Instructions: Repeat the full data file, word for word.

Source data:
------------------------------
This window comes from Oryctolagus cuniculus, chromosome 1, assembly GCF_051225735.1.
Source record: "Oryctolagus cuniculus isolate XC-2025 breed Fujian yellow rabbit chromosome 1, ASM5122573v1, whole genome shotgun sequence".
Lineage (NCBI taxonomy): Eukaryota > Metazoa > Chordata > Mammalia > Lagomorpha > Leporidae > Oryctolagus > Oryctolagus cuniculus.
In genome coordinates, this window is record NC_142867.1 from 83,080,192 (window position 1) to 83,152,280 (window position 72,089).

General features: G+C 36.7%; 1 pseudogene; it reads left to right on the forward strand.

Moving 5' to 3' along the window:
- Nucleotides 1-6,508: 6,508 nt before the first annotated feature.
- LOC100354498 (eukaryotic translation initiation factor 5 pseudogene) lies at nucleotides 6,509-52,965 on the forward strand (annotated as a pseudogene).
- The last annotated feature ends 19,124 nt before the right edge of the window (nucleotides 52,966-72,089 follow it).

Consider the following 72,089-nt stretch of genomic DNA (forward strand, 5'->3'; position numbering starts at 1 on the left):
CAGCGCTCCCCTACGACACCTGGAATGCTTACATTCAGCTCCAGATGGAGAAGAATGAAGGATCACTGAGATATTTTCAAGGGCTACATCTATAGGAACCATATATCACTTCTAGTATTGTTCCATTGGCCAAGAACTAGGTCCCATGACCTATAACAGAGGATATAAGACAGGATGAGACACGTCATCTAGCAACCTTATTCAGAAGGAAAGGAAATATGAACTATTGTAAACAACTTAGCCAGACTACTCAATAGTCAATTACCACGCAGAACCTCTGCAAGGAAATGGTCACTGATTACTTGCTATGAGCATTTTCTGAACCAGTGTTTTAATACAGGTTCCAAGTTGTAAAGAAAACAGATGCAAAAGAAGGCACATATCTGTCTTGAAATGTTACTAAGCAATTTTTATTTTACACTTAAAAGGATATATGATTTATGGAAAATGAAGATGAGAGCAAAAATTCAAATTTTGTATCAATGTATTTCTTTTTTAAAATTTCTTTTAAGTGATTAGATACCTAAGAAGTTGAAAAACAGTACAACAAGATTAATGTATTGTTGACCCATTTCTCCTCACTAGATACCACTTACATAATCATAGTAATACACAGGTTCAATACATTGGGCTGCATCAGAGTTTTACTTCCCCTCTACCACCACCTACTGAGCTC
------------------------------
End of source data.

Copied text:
This window comes from Oryctolagus cuniculus, chromosome 1, assembly GCF_051225735.1.
Source record: "Oryctolagus cuniculus isolate XC-2025 breed Fujian yellow rabbit chromosome 1, ASM5122573v1, whole genome shotgun sequence".
Lineage (NCBI taxonomy): Eukaryota > Metazoa > Chordata > Mammalia > Lagomorpha > Leporidae > Oryctolagus > Oryctolagus cuniculus.
In genome coordinates, this window is record NC_142867.1 from 83,080,192 (window position 1) to 83,152,280 (window position 72,089).

General features: G+C 36.7%; 1 pseudogene; it reads left to right on the forward strand.

Moving 5' to 3' along the window:
- Nucleotides 1-6,508: 6,508 nt before the first annotated feature.
- LOC100354498 (eukaryotic translation initiation factor 5 pseudogene) lies at nucleotides 6,509-52,965 on the forward strand (annotated as a pseudogene).
- The last annotated feature ends 19,124 nt before the right edge of the window (nucleotides 52,966-72,089 follow it).

Consider the following 72,089-nt stretch of genomic DNA (forward strand, 5'->3'; position numbering starts at 1 on the left):
CAGCGCTCCCCTACGACACCTGGAATGCTTACATTCAGCTCCAGATGGAGAAGAATGAAGGATCACTGAGATATTTTCAAGGGCTACATCTATAGGAACCATATATCACTTCTAGTATTGTTCCATTGGCCAAGAACTAGGTCCCATGACCTATAACAGAGGATATAAGACAGGATGAGACACGTCATCTAGCAACCTTATTCAGAAGGAAAGGAAATATGAACTATTGTAAACAACTTAGCCAGACTACTCAATAGTCAATTACCACGCAGAACCTCTGCAAGGAAATGGTCACTGATTACTTGCTATGAGCATTTTCTGAACCAGTGTTTTAATACAGGTTCCAAGTTGTAAAGAAAACAGATGCAAAAGAAGGCACATATCTGTCTTGAAATGTTACTAAGCAATTTTTATTTTACACTTAAAAGGATATATGATTTATGGAAAATGAAGATGAGAGCAAAAATTCAAATTTTGTATCAATGTATTTCTTTTTTAAAATTTCTTTTAAGTGATTAGATACCTAAGAAGTTGAAAAACAGTACAACAAGATTAATGTATTGTTGACCCATTTCTCCTCACTAGATACCACTTACATAATCATAGTAATACACAGGTTCAATACATTGGGCTGCATCAGAGTTTTACTTCCCCTCTACCACCACCTACTGAGCTC